Northern Territory Government

Roll of Honour

CONANAN, Ricardo Warivin

Wharfies

Ships docked at Darwin Wharf.


Ricardo Conanan worked on the wharf as a hatchman. He was of Filipino descent and born on Thursday Island.

Conanan’s father was Tolentino Garcia Conanan, who died in April 1929 aged approximately sixty-nine. Tolentino was a native of the Philippines who came to Australia in about 1881 and spent the last eighteen years of his life in the Northern Territory. A naturalised Briton, fluent in both Spanish and English, Tolentino made a living fishing with hand lines off the Darwin Wharf.

Conanan enlisted on 6 October 1915 in the First Australian Imperial Forces (AIF). He travelled to Queensland with the Fourth Contingent from Darwin, where he was discharged, unfit with sciatica. 

Conanan received a mention in the Northern Standard in July 1934 for his musical ability. A dance organised by the Darwin branch of the Workers International Relief at the Immigrant’s Home and the Two Mile was accompanied by '…splendid dance music supplied by the Manila String Band, assisted by Ricardo Conanan.'

(From the Northern Standard, 10 July 1934)
 
In September 1934, Conanan was charged under the Aboriginals Ordinance (which was described by the Northern Standard as 'much criticised' in the article covering the event). The charge was for supplying alcoholic liquor to Mrs Juliet Palmer. Conanan was convicted without penalty or costs. In August 1941 he was arrested for playing Two Up, and fined £1.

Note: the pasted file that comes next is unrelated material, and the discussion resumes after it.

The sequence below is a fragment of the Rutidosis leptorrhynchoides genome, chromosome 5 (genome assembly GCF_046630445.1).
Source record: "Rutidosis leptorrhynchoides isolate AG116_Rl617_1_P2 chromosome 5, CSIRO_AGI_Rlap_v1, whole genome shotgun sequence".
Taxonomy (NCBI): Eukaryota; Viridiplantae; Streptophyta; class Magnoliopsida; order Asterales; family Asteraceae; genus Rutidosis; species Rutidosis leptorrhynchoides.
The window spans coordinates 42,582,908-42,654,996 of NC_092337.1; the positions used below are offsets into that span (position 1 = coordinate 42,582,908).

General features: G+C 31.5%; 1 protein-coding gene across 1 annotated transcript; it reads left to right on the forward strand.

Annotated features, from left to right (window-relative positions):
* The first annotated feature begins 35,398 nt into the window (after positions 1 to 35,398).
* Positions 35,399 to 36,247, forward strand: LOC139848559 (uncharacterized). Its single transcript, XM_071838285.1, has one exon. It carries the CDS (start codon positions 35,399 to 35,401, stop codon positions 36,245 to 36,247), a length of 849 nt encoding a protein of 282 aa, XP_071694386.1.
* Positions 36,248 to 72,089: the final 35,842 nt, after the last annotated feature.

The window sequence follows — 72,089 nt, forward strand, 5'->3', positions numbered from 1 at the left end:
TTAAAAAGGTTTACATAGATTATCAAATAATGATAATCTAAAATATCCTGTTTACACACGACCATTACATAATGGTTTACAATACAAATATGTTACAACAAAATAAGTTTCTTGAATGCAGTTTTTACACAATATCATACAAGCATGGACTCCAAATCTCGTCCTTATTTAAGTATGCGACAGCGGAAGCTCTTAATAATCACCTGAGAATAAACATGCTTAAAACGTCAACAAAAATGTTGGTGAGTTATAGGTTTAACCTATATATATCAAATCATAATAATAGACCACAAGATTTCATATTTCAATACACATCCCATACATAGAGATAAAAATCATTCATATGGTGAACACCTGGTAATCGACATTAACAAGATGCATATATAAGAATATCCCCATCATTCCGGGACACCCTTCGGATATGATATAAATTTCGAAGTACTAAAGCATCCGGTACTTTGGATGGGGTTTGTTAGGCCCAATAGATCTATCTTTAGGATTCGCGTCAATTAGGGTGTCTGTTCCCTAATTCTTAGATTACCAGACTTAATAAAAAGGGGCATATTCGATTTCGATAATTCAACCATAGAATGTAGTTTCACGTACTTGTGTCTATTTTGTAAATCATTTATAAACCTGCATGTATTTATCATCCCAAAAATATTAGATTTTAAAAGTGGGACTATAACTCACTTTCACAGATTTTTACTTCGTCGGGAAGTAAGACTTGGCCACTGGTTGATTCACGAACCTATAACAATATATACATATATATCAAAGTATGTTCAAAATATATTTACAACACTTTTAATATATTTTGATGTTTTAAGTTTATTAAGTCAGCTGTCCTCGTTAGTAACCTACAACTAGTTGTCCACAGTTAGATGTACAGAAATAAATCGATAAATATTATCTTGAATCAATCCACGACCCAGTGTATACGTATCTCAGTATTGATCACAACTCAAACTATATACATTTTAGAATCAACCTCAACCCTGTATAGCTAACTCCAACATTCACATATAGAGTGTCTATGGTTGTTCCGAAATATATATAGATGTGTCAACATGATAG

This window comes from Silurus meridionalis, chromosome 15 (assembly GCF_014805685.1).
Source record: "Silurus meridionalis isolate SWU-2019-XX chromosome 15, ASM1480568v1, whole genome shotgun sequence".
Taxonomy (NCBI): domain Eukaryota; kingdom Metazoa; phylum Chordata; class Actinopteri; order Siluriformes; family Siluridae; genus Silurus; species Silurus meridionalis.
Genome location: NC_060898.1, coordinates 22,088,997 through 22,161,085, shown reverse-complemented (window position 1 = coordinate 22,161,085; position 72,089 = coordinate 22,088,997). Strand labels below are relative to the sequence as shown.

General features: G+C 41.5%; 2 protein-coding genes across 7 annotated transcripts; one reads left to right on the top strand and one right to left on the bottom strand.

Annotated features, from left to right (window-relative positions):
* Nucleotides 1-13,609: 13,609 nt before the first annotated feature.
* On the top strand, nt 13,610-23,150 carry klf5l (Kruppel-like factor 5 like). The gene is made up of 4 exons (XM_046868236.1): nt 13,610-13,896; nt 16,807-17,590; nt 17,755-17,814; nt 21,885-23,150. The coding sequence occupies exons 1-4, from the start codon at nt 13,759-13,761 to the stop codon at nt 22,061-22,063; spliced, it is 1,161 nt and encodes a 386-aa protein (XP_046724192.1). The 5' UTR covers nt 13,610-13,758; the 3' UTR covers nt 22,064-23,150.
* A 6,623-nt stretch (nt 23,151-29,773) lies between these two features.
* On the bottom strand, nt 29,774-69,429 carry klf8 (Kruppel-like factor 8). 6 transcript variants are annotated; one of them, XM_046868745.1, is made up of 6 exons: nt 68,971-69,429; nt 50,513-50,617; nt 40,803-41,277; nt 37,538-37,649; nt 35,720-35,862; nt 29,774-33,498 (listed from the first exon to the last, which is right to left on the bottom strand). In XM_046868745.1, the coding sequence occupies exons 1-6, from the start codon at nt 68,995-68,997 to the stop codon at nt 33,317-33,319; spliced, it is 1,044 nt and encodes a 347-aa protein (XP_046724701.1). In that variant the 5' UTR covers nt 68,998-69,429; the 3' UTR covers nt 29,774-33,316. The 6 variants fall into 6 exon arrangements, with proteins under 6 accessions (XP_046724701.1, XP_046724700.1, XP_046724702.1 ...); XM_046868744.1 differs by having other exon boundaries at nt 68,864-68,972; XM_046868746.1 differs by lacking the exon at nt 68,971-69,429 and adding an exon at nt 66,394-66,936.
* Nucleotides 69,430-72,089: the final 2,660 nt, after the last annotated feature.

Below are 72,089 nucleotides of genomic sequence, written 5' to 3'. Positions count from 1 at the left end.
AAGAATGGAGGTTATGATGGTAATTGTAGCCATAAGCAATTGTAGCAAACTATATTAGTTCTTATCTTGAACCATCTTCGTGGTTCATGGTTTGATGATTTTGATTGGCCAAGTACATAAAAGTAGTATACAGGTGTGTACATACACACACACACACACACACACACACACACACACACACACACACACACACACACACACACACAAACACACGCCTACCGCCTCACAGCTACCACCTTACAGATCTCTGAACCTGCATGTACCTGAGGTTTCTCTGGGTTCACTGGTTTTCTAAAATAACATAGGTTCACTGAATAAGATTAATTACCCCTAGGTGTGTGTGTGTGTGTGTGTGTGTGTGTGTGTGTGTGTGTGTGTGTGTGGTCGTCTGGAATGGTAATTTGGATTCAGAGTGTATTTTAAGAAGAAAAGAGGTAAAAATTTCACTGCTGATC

Conanan was about forty years of age and married to Lucy Conanan. He had a brother, Elias, who served in the 26th Battalion in the First AIF, and two sisters, Gertrude Spain and Mrs Henry Lee, living in the Territory. Gertrude Spain lost both her brother and her husband on the wharf that day.

On the day of the raid on Darwin Wharf Conanan had forgotten he was rostered on to work and his gang was undermanned; one of his colleagues was sent to retrieve him. He was found asleep at home in Cavanagh Street and came to work thirty minutes late. He had just knocked off for smoko at the recreation hut when he saw the Japanese planes and heard the bombs falling.

"Good-bye boys," he shouted. "I’ll see you in the next world."

Seconds later he was dead.

(From Australia under attack, p.66)

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